Continued: http://mediahub.unc.edu/standing-their-ground-outside-the-abortion-clinic/


Abortion Is Revolutionary: A Conversation with Lauren Rankin

April 5, 2022  
By Eleanor J. Bader

“ABORTION IS ABOUT someone’s future, their dreams, their lives,” Lauren Rankin writes in Bodies on the Line: At the Front Lines to Protect Abortion in America (Counterpoint Press). “When abortion is reduced to a mere political fight, we miss this, and we miss the very real stakes when access is denied.”

Those stakes, of course, have been enormous, with access to abortion limited by legal restrictions such as parental consent and notification requirements for minors; mandates that separate counseling from the actual procedure; and by the denial of insurance coverage by Medicaid and other plans. In addition, protests outside clinic doors have been ubiquitous for nearly five decades. In fact, picketers typically accost patients — often screaming at them as they thrust photos of bloody fetal parts in their faces — in an effort to dissuade them from ending their pregnancies. What’s more, anti-abortion violence, including the murder of 11 doctors and escorts since 1993, has had a chilling impact on the number of available providers.

Continued: https://lareviewofbooks.org/article/abortion-is-revolutionary-a-conversation-with-lauren-rankin/


The Battle Over the Future of the Anti-Abortion Movement if the Supreme Court Overturns Roe v. Wade

BY ABIGAIL ABRAMS/WASHINGTON, D.C., TIME magazine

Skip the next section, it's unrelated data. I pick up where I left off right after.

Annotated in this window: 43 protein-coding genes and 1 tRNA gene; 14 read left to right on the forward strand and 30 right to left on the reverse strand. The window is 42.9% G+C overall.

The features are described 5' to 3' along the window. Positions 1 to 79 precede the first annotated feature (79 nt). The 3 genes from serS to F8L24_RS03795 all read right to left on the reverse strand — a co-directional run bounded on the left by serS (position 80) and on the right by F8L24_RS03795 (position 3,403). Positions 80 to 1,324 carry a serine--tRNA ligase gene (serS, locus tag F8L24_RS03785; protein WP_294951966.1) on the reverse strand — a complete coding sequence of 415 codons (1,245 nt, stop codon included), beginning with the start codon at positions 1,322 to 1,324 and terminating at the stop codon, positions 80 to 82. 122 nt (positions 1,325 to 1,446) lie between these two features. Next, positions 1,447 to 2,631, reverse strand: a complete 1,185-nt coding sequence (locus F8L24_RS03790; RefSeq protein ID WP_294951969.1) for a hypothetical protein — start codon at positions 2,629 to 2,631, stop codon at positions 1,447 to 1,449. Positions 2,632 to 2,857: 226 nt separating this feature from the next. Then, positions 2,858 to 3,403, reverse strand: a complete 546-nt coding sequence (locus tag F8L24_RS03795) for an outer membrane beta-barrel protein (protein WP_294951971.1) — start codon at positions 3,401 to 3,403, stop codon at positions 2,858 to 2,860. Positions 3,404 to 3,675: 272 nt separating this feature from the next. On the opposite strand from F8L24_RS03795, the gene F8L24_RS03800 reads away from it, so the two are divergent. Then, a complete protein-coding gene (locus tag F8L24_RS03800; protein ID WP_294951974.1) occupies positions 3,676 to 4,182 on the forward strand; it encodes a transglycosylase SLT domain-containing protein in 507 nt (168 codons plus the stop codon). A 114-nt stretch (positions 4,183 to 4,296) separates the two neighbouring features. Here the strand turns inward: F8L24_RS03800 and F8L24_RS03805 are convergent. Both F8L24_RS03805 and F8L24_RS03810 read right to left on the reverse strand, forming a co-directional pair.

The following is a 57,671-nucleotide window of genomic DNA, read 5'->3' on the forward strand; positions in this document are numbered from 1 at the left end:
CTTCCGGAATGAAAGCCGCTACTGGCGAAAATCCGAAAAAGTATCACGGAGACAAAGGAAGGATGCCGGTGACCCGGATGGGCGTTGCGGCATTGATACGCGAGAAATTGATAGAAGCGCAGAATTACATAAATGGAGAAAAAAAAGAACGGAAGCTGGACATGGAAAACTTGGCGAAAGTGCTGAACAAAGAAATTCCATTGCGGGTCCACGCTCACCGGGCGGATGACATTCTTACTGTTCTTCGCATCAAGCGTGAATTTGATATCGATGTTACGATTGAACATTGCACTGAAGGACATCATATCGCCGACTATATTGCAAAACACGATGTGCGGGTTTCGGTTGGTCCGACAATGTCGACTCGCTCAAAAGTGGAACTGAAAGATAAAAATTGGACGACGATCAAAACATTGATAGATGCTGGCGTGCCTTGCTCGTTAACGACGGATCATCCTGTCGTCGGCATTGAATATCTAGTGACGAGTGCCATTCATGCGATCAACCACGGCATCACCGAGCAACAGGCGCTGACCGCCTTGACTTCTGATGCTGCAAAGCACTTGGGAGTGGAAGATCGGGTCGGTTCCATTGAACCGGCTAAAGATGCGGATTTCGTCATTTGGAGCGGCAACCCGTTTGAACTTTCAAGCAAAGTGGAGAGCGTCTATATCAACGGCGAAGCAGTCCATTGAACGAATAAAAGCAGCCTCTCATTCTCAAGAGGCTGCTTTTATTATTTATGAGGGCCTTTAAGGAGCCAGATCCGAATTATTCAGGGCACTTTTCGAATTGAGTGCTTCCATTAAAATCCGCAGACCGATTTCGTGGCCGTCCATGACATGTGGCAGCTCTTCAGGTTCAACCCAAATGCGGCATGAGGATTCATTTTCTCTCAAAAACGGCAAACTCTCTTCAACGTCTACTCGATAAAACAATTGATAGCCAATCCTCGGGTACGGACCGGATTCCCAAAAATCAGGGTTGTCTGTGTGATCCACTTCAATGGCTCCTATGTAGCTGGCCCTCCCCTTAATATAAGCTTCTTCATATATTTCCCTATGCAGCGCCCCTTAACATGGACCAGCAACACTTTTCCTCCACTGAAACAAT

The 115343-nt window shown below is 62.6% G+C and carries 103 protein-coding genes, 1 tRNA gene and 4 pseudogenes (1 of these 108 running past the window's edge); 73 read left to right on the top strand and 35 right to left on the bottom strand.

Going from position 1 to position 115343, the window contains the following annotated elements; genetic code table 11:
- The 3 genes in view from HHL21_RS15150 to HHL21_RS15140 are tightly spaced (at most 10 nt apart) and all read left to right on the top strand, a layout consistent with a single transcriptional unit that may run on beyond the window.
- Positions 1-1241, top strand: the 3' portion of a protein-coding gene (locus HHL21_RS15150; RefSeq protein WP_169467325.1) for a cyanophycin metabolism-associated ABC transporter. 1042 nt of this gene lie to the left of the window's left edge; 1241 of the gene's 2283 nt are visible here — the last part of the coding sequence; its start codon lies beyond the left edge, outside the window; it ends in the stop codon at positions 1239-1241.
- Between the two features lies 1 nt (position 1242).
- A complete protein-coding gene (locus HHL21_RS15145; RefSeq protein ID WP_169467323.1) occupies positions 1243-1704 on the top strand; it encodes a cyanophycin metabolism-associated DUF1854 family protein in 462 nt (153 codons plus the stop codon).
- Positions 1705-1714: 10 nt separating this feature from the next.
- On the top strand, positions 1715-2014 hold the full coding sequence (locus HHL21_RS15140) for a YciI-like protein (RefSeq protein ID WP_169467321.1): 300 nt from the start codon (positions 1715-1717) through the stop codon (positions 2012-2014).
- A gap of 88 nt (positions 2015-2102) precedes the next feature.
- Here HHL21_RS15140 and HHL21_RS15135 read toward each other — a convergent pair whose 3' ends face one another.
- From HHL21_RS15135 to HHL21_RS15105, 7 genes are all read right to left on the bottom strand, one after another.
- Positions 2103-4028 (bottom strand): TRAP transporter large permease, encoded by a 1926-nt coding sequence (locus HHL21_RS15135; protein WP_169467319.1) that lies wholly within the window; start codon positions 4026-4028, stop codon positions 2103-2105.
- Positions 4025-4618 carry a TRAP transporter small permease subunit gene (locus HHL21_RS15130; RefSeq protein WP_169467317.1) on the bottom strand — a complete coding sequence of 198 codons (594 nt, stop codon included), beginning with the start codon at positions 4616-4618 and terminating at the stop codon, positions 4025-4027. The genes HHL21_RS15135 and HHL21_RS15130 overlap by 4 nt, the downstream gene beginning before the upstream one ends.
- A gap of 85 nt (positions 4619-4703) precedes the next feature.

MARCH 25, 2022

On a cold, clear weekend in January, tens of thousands of anti-abortion activists convened in Washington for their annual gathering, the March for Life. The mood was triumphant. In the next few months, the U.S. Supreme Court is widely expected to pare back or overturn Roe v. Wade, the 1973 Supreme Court decision that established the constitutional right to abortion. Anti-abortion activists have been fighting for this moment for nearly a half century. For three days surrounding the march, they danced and prayed and tearfully embraced in the streets.

But under the surface, the weekend was fraught with tension. For decades, the well-organized, largely grassroots movement has worked to unite a diverse cross-section of American society behind their cause: white evangelicals, as well as some Catholics, Black protestants, Hispanics, and conservative Democrats. Now, with their goal finally in sight, the different factions of the movement have disparate ideas of what a post-Roe world might look like, and how the movement should channel its considerable political power toward achieving those visions.

Continued: https://time.com/6160143/anti-abortion-roe-wade-supreme-court/


USA – This Is the Anti-Abortion Movement’s Next Big Move

Anti-abortion activists are already pushing for a world where a fetus has more rights than pregnant people.

Mar 10, 2022
Caroline Reilly, Rewire News

For decades, anti-abortion lawmakers have operated under the false pretense that their only target was abortion providers. Pregnant people, depicted mostly as victims of the predatory abortion industrial complex—or some other unhinged, alarmist framework—were safe from their wrath.

But their tone has shifted as of late. The concept of fetal “personhood,” which defines life as beginning at conception, has become mainstream, and those advocates are pushing for the laws around abortion to reflect that.

Continued: https://rewirenewsgroup.com/article/2022/03/10/this-is-the-anti-abortion-movements-next-big-move/